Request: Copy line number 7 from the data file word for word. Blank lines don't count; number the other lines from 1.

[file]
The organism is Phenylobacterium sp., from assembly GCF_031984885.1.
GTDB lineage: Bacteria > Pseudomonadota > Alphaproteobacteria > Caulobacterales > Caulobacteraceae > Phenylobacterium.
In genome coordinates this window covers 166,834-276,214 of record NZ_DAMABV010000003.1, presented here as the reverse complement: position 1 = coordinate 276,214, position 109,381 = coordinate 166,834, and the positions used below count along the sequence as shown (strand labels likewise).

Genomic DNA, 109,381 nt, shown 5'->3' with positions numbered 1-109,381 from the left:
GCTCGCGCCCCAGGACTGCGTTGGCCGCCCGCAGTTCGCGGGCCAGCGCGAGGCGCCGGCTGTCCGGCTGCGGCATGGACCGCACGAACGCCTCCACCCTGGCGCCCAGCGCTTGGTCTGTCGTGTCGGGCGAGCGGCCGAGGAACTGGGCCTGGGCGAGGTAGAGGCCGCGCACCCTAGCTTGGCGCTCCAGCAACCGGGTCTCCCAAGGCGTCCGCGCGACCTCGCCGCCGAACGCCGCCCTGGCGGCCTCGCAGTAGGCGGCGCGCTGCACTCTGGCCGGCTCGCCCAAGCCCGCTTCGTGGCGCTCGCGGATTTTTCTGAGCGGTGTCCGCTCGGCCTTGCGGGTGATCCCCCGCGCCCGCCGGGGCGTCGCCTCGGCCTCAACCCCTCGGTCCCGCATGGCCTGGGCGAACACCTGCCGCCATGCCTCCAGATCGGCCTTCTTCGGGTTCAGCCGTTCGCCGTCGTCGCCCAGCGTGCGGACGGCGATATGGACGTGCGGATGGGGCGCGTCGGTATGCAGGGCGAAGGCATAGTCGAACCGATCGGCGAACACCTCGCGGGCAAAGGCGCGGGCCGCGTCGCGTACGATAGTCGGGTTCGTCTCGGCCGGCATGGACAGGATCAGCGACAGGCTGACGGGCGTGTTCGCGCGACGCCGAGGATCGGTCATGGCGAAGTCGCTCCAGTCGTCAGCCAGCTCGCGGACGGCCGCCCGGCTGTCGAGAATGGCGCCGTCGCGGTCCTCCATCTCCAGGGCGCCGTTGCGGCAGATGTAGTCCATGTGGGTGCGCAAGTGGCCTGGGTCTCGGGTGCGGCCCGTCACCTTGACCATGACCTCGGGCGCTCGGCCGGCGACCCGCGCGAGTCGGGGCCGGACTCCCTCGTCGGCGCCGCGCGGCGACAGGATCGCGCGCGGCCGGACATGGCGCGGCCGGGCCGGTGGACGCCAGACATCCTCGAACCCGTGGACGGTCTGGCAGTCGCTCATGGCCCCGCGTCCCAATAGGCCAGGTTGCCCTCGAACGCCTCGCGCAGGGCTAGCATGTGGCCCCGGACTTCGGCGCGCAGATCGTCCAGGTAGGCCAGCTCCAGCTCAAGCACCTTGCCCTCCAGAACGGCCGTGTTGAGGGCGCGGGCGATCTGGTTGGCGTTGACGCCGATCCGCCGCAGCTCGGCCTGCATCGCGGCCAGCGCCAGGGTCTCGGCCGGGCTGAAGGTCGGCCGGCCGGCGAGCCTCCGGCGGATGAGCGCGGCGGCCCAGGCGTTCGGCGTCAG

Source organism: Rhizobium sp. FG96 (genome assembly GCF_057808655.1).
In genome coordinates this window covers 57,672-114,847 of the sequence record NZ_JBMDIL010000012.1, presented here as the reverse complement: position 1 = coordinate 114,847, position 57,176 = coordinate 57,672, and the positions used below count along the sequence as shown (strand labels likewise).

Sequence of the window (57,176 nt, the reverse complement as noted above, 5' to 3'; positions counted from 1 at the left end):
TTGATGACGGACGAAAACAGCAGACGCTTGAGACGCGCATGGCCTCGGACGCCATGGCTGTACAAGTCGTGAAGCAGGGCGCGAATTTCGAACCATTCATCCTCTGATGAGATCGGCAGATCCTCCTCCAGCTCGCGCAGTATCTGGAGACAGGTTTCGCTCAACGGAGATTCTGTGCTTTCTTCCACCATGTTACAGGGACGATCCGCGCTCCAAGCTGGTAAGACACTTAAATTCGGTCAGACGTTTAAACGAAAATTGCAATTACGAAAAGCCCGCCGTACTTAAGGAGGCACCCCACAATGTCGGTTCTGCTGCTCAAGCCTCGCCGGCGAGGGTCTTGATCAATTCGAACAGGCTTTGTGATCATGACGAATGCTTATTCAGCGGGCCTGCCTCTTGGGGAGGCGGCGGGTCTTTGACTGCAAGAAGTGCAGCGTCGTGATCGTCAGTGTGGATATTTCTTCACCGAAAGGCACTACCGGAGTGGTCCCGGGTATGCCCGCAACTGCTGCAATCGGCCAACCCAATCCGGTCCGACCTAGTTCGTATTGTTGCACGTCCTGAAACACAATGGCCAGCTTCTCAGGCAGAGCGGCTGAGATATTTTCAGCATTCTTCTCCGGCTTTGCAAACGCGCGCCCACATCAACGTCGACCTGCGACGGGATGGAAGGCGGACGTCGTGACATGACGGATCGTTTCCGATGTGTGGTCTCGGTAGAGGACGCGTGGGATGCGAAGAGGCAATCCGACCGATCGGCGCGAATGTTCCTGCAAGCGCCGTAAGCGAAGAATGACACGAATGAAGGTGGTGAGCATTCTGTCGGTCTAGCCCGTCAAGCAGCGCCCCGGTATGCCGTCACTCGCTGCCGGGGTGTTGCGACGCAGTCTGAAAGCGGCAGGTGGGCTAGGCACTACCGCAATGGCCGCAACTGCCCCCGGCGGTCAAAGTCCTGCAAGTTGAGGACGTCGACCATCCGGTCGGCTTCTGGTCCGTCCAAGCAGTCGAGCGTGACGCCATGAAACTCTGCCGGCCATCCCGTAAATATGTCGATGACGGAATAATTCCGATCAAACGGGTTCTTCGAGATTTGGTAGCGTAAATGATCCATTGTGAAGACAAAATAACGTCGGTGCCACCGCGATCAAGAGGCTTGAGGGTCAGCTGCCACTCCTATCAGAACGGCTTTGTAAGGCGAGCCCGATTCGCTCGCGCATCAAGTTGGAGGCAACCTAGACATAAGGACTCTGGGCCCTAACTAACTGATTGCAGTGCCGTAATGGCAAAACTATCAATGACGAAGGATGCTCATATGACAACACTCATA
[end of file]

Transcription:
In genome coordinates this window covers 57,672-114,847 of the sequence record NZ_JBMDIL010000012.1, presented here as the reverse complement: position 1 = coordinate 114,847, position 57,176 = coordinate 57,672, and the positions used below count along the sequence as shown (strand labels likewise).